By John Ahlers
Ducks TV Play-by-Play Announcer
The 2013 NHL “Dash for Cash” – better known as the abbreviated 48-game regular season –
presents a list of intangibles unlike any season we’ve seen in quite some time. Each of the league’s 30 rosters will be sprinkled with players who have not played a game in anywhere from six to nine months, to those who have played sparingly or those who are literally in mid-season form. While the Ducks are no exception, their shortened training camp leaves them little time and no game action to make roster determinations.
Up front, the usual suspects return among the top-six forwards, with some familiar questions lingering. Ryan Getzlaf returns to center the top line which will include 2011 Hart Trophy winner Corey Perry on his right side. But who mans the left wing remains to be seen.
Bobby Ryan, the familiar wing man of that trio, could find himself playing on Bruce Boudreau’s new-look second line with the face of the franchise, Teemu Selanne opposite him. The pivot of that group could be a fresh face, as Boudreau appears to want Saku Koivu to be in the middle on his third line, where he is likely to be joined by Andrew Cogliano. So, and stop me if you’ve heard these before, but who are the candidates to skate with the big two and center the second line?
Before we address those inquiries, remember that Boudreau wants to roll all four of his lines as much as possible in an attempt to get production from more than just the top two units and to create match-up problems for opponents. So while a third line role for Koivu and Cogliano may reduce their ice time, it is not seen as a demotion.
As for potential top-line candidates, they include former first-round pick and AHL sniper Kyle Palmieri and offseason free agent addition Daniel Winnik. Palmieri has shown the offensive flair to potentially fit in nicely with the Ducks’ top skill forwards and is another right-hand shot. The left-shooting Winnik is a good skater with good size whose career-high 11 goals in Phoenix in 2007-08 may only be a testament to opportunities, or lack thereof.
Meanwhile, the search for a second-line center could give great opportunity to some of the Ducks’ youth coming up through the organization. Nick Bonino could be ready for a long look in between goal scorers Ryan and Selanne, and if that’s not the answer, Boudreau could try Peter Holland there. Having just turned 22 this month, Holland has been a consistent point producer this season with the AHL’s Norfolk Admirals and has a slight size advantage over Bonino, who put up large numbers playing in Italy during the lockout.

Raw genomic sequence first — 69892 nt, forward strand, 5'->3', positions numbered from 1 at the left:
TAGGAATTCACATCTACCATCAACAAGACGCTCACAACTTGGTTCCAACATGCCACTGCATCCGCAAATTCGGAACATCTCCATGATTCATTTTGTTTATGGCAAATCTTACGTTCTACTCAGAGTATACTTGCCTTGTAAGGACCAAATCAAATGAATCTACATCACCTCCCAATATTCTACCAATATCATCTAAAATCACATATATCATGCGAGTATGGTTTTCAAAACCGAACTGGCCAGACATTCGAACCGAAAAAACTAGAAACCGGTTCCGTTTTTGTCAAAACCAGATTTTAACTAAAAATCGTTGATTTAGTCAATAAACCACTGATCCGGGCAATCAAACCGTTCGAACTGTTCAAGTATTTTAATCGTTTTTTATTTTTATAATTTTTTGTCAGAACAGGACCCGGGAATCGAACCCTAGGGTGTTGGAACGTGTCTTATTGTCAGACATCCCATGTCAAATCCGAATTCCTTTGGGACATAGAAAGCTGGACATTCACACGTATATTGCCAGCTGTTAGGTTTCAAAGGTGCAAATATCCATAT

Rounding out the third and fourth lines will likely be Winnik and Holland (if they don’t land higher) and any of a group including physical free agent addition Brad Staubitz, 20-year-old Devante Smith-Pelly and hard-shooting Matt Beleskey. Depth, always a concern – especially in a shortened year with virtually no training camp – will be a huge factor. So count on seeing others from Norfolk, such as Patrick Maroon (a tantalizingly large forward with good hands) and perhaps Emerson Etem, the former first-round pick from Long Beach now playing his first AHL regular season.
On defense there are several new additions, and they will be noticeable because they’ll be impossible to ignore. The Ducks got bigger on the blueline with the signings of free agents Sheldon Souray and Bryan Allen. The 6-4, 237-pound Souray is renowned for his huge shot from the point that will give Anaheim a power play wrinkle they have not enjoyed in recent seasons. The 6-5, 226-pound Allen is a shot blocker in the same realm as Toni Lydman and Francois Beauchemin who will add beef and grit to the Ducks defense corps.
Another year wiser are 21-year-old Cam Fowler and soon-to-be 23-year-old Luca Sbisa, who figure to benefit greatly from the addition of Scott Niedermayer to the Ducks coaching staff. The only right-hand shot in the group is Nate Guenin, who played solidly in limited minutes last season in Anaheim while Jordan Hendry was an offseason depth addition. Intriguing young prospects include the undersized-yet-offensive Sami Vatanen and last June’s first-round selection Hampus Lindholm, who are each nursing injuries at the moment but could be called upon.
In goal the conversation is a short one: Jonas Hiller. The sixth-year man from Switzerland started 32 straight games for Boudreau last year when the Ducks were desperately looking to get into the playoffs, and this truncated regular season will see much of the same. There is a new backup in town though, as Viktor Fasth was signed out of Sweden, where he was named that nation’s Elite League Goalie of the Year the past two seasons. Meanwhile, Jeff Deslauriers, who saw action in four games with the Ducks last season, returns to the organization.
So whether it’s players with 40+ games under their belt at the AHL level, 10-20 games in Europe or none, it’s time to get ready to play. Those 48 games in 99 days will go by quickly, and certainly take a toll. Depth, conditioning and injuries are just some of the intangibles that will decide every team’s fate this season.
Frankly, I can’t wait. And thankfully, now we don’t have to.
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